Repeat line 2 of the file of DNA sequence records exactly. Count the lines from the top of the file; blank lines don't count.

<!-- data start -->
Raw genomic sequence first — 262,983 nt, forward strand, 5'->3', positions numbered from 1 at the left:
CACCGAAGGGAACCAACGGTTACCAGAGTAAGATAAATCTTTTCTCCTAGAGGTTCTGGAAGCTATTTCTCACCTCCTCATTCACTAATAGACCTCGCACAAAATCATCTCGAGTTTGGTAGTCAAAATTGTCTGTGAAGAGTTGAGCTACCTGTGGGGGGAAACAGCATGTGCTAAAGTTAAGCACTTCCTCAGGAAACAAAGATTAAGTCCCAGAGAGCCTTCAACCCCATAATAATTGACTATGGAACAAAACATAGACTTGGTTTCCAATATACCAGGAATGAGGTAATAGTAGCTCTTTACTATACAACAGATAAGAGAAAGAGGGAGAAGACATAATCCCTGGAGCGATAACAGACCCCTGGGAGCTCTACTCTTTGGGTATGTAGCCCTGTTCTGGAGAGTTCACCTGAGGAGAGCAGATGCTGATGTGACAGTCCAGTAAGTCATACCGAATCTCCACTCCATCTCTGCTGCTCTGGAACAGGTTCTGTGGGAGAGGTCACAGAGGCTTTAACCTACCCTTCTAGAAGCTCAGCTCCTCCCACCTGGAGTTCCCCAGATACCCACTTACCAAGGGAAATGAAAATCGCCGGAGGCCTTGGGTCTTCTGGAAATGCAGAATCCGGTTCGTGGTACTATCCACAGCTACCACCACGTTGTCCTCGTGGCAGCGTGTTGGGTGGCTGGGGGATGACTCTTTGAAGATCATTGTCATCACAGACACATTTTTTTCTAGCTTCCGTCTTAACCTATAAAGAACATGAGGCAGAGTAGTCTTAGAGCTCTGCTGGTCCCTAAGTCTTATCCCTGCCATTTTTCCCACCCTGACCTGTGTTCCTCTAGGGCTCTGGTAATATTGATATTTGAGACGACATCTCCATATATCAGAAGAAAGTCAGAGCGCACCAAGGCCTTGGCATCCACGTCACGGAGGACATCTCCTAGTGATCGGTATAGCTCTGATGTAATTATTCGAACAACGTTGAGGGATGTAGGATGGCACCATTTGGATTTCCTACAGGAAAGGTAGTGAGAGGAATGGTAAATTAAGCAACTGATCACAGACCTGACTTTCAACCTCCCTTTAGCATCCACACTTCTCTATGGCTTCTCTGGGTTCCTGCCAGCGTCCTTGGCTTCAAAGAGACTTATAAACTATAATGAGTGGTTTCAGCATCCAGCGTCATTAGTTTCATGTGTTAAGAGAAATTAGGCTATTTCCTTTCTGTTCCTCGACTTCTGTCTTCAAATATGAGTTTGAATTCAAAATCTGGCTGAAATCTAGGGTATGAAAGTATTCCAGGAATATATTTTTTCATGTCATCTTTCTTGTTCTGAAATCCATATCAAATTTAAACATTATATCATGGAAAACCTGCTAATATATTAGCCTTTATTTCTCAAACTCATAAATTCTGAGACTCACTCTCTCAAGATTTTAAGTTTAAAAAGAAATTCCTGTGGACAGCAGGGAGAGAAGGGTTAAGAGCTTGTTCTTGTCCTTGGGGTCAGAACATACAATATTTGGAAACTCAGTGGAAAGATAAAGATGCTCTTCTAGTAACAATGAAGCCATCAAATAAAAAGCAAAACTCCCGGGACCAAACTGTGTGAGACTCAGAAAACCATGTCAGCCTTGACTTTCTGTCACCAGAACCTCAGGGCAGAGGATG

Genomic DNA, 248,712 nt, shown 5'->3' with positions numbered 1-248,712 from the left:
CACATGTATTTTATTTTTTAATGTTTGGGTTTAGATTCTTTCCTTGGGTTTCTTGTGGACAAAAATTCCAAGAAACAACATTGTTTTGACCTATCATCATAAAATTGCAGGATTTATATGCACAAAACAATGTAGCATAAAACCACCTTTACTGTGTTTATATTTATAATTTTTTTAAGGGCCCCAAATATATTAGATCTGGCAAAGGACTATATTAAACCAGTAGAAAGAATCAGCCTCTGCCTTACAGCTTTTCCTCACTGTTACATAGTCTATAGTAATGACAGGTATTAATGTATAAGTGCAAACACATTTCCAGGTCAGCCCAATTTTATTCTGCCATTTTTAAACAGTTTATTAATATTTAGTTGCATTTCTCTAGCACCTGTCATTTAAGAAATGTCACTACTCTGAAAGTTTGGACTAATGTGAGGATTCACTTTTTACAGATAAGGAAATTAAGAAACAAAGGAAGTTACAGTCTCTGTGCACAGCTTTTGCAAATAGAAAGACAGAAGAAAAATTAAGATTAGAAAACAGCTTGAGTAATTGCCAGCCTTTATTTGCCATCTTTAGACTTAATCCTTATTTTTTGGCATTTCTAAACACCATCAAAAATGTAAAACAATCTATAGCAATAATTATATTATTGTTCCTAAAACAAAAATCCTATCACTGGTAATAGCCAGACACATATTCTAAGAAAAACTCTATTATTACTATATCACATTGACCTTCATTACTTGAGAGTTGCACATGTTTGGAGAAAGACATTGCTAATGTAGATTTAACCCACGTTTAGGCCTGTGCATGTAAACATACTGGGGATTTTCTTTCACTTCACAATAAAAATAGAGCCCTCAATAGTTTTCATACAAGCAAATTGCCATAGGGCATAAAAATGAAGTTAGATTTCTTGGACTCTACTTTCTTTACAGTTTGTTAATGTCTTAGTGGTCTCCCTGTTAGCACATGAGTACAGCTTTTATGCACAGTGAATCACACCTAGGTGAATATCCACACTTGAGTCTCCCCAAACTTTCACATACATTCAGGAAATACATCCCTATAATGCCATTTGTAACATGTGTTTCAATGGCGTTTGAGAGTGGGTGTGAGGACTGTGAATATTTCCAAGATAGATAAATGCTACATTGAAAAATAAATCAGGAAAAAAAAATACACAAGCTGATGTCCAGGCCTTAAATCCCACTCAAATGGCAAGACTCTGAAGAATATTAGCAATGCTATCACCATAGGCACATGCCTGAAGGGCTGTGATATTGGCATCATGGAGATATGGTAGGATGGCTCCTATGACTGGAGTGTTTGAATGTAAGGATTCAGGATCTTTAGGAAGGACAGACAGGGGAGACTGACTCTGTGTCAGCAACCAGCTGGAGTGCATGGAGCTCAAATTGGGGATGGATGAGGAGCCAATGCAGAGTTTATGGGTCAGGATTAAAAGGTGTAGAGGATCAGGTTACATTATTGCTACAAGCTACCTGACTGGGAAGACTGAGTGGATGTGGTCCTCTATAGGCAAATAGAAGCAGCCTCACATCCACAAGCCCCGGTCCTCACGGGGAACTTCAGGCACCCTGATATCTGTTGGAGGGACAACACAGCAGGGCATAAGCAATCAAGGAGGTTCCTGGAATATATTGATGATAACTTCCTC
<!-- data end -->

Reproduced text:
CACCGAAGGGAACCAACGGTTACCAGAGTAAGATAAATCTTTTCTCCTAGAGGTTCTGGAAGCTATTTCTCACCTCCTCATTCACTAATAGACCTCGCACAAAATCATCTCGAGTTTGGTAGTCAAAATTGTCTGTGAAGAGTTGAGCTACCTGTGGGGGGAAACAGCATGTGCTAAAGTTAAGCACTTCCTCAGGAAACAAAGATTAAGTCCCAGAGAGCCTTCAACCCCATAATAATTGACTATGGAACAAAACATAGACTTGGTTTCCAATATACCAGGAATGAGGTAATAGTAGCTCTTTACTATACAACAGATAAGAGAAAGAGGGAGAAGACATAATCCCTGGAGCGATAACAGACCCCTGGGAGCTCTACTCTTTGGGTATGTAGCCCTGTTCTGGAGAGTTCACCTGAGGAGAGCAGATGCTGATGTGACAGTCCAGTAAGTCATACCGAATCTCCACTCCATCTCTGCTGCTCTGGAACAGGTTCTGTGGGAGAGGTCACAGAGGCTTTAACCTACCCTTCTAGAAGCTCAGCTCCTCCCACCTGGAGTTCCCCAGATACCCACTTACCAAGGGAAATGAAAATCGCCGGAGGCCTTGGGTCTTCTGGAAATGCAGAATCCGGTTCGTGGTACTATCCACAGCTACCACCACGTTGTCCTCGTGGCAGCGTGTTGGGTGGCTGGGGGATGACTCTTTGAAGATCATTGTCATCACAGACACATTTTTTTCTAGCTTCCGTCTTAACCTATAAAGAACATGAGGCAGAGTAGTCTTAGAGCTCTGCTGGTCCCTAAGTCTTATCCCTGCCATTTTTCCCACCCTGACCTGTGTTCCTCTAGGGCTCTGGTAATATTGATATTTGAGACGACATCTCCATATATCAGAAGAAAGTCAGAGCGCACCAAGGCCTTGGCATCCACGTCACGGAGGACATCTCCTAGTGATCGGTATAGCTCTGATGTAATTATTCGAACAACGTTGAGGGATGTAGGATGGCACCATTTGGATTTCCTACAGGAAAGGTAGTGAGAGGAATGGTAAATTAAGCAACTGATCACAGACCTGACTTTCAACCTCCCTTTAGCATCCACACTTCTCTATGGCTTCTCTGGGTTCCTGCCAGCGTCCTTGGCTTCAAAGAGACTTATAAACTATAATGAGTGGTTTCAGCATCCAGCGTCATTAGTTTCATGTGTTAAGAGAAATTAGGCTATTTCCTTTCTGTTCCTCGACTTCTGTCTTCAAATATGAGTTTGAATTCAAAATCTGGCTGAAATCTAGGGTATGAAAGTATTCCAGGAATATATTTTTTCATGTCATCTTTCTTGTTCTGAAATCCATATCAAATTTAAACATTATATCATGGAAAACCTGCTAATATATTAGCCTTTATTTCTCAAACTCATAAATTCTGAGACTCACTCTCTCAAGATTTTAAGTTTAAAAAGAAATTCCTGTGGACAGCAGGGAGAGAAGGGTTAAGAGCTTGTTCTTGTCCTTGGGGTCAGAACATACAATATTTGGAAACTCAGTGGAAAGATAAAGATGCTCTTCTAGTAACAATGAAGCCATCAAATAAAAAGCAAAACTCCCGGGACCAAACTGTGTGAGACTCAGAAAACCATGTCAGCCTTGACTTTCTGTCACCAGAACCTCAGGGCAGAGGATG